Christos
  • Christos
physics, can someone help me solve part b of this problem https://www.dropbox.com/s/8uwrpl0h3fcm1r8/Screenshot%202015-12-13%2018.58.35.png?dl=0
Mathematics
  • Stacey Warren - Expert brainly.com
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SOLVED
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chestercat
  • chestercat
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phi
  • phi
what did you get for part A?
phi
  • phi
using v= a*t and d= 0.5 a * t^2 then d/v = 0.5t and t= 2d/v where d is distance traveled and v is the final velocity
phi
  • phi
after distance d, there is 100-d still to go, at velocity 11 thus the total time to run the race is 2d/v + (100-d)/v = 10 seconds here v is 11 and we want to solve for d

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Christos
  • Christos
@phi for a i got 13
Christos
  • Christos
13,04 seconds
phi
  • phi
How?
Christos
  • Christos
i used kinematic equations
phi
  • phi
can you post them? I get a different result for A
Christos
  • Christos
sec
Christos
  • Christos
https://www.dropbox.com/s/wy2orousogw0od7/Screenshot%202015-12-14%2014.48.58.png?dl=0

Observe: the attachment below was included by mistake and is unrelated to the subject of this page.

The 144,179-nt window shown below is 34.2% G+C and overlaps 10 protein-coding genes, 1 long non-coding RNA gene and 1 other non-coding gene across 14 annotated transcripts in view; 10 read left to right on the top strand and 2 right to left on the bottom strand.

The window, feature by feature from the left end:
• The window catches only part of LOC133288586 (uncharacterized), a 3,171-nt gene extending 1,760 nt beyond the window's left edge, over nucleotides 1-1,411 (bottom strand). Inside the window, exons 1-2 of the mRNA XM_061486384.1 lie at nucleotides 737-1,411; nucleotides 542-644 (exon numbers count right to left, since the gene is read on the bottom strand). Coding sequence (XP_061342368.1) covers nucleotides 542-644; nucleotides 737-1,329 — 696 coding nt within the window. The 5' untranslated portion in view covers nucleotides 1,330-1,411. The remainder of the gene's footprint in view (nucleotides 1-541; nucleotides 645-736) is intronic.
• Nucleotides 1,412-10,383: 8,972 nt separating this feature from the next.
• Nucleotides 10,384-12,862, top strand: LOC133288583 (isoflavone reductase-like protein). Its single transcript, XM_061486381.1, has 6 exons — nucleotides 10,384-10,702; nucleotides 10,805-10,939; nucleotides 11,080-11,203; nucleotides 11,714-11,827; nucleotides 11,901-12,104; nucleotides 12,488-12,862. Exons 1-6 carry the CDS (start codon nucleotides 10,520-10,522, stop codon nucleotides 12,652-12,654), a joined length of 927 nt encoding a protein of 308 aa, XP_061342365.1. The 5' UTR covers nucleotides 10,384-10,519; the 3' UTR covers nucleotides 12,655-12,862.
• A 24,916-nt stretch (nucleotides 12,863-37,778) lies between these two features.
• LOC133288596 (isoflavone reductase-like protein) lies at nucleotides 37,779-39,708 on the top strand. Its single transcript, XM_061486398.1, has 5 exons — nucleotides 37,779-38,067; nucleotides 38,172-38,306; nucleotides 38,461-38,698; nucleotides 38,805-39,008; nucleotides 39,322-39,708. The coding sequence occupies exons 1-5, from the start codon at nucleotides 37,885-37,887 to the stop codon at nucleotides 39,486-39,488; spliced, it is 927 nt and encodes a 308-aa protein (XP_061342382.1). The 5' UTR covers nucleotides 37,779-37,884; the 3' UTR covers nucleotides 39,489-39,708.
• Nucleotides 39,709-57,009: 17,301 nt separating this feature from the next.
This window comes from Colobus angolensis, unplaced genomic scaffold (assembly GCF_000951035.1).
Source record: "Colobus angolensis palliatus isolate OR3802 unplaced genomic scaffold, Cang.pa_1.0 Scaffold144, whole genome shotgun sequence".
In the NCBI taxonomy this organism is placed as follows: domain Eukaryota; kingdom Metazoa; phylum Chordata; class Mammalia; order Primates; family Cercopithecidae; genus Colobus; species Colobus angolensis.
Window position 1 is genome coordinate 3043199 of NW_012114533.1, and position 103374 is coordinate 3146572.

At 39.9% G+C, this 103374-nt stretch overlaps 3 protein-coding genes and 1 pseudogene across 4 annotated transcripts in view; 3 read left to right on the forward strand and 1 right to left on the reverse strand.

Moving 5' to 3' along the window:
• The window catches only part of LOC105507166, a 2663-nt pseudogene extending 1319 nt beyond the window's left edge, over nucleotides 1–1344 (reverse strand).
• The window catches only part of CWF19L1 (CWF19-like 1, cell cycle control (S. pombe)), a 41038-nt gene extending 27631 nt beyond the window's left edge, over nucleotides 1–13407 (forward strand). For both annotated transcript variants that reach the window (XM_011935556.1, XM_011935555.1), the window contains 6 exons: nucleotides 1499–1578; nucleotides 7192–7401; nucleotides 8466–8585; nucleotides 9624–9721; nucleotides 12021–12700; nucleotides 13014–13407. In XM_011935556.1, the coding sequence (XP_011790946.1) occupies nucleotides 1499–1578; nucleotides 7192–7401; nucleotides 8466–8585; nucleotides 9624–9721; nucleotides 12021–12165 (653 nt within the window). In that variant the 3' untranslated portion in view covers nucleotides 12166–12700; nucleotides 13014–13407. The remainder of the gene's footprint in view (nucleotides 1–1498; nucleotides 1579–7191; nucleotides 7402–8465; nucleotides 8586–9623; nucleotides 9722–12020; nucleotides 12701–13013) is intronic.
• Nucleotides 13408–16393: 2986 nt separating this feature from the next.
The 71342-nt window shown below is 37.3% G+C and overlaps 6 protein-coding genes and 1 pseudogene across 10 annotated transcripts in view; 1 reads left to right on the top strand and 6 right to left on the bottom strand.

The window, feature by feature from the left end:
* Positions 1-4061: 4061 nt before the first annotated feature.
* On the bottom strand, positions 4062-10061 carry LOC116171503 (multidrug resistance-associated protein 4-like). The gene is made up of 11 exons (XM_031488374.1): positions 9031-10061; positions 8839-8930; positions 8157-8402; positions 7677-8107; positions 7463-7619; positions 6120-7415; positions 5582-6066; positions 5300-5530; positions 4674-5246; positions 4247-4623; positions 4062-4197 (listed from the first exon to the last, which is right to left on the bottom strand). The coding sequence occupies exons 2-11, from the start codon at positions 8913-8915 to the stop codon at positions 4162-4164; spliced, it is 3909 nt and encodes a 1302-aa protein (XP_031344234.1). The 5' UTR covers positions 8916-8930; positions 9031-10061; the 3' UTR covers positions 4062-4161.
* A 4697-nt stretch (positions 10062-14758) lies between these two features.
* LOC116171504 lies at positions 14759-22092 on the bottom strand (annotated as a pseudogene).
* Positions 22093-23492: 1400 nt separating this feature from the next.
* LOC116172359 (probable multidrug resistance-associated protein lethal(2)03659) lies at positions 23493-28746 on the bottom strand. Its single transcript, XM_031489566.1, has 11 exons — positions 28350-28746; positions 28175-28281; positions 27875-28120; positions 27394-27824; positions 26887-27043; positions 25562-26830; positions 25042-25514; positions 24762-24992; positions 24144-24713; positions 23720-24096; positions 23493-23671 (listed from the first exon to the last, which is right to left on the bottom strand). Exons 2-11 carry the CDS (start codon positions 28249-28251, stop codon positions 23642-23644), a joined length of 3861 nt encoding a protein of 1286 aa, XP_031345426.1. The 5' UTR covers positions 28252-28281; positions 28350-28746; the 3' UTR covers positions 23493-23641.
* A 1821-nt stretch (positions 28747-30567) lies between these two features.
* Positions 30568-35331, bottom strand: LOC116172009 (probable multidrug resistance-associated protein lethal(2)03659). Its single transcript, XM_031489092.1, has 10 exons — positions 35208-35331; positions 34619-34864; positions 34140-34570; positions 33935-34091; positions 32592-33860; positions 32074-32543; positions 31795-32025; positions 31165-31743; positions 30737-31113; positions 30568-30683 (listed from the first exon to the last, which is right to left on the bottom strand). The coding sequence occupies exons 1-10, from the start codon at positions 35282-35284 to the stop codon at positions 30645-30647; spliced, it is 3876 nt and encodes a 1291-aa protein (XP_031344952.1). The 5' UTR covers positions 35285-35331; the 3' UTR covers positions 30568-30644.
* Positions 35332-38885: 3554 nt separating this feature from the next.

phi
  • phi
that all looks ok, except I don't see how you get 13 seconds isn't it 24/11 seconds to accelerate to 11 m/s^2 and 8 seconds to complete the race? that adds up to 10 2/11
phi
  • phi
you must have added the acceleration (5.04) to 8 seconds to get 13.04 you want to use the time V= a * t 11 = 121/24 * t t= 24*11/121 = 24/11 = 2 and 2/11
Christos
  • Christos
10,18 seconds ?
phi
  • phi
We know the initial velocity and distance are zero, so the equations simplify to just \[ v_f = a t \\ x= \frac{1}{2} a t^2 \] or \[ 2x= a t^2\\ v_f= a t\] if we divide the equations (i.e. divide the left sides and right sides) we get \[ \frac{2x}{v_f}= t \] we are told x is 12 m and v_final = 11 m/s^2 so we find \[ \frac{2\cdot 12}{11}= t \\ t= \frac{24}{11} = 2.1818...\] and total time is 8 + 2.1818= 10.1818...
phi
  • phi
For part B, we can use that same equation for the time to accelerate to v_final \[ t_1= \frac{2x}{11} \] and the time to complete the race is \[ t_2= \frac{100-x}{11} \] and the total time is \[ t_1+t_2= 10 \]
Christos
  • Christos
i see
phi
  • phi
You can finish the problem?
Christos
  • Christos
I think I can yes
Christos
  • Christos
(x1 - 0 + x2 - x1) / 11
phi
  • phi
what is x2?
phi
  • phi
to find the distance x in Part B , the equation is \[ \frac{2x}{11}+ \frac{100-x}{11} = 10 \\ 2x + 100 -x = 110 \\ x+100 = 110\\ x= 10\]

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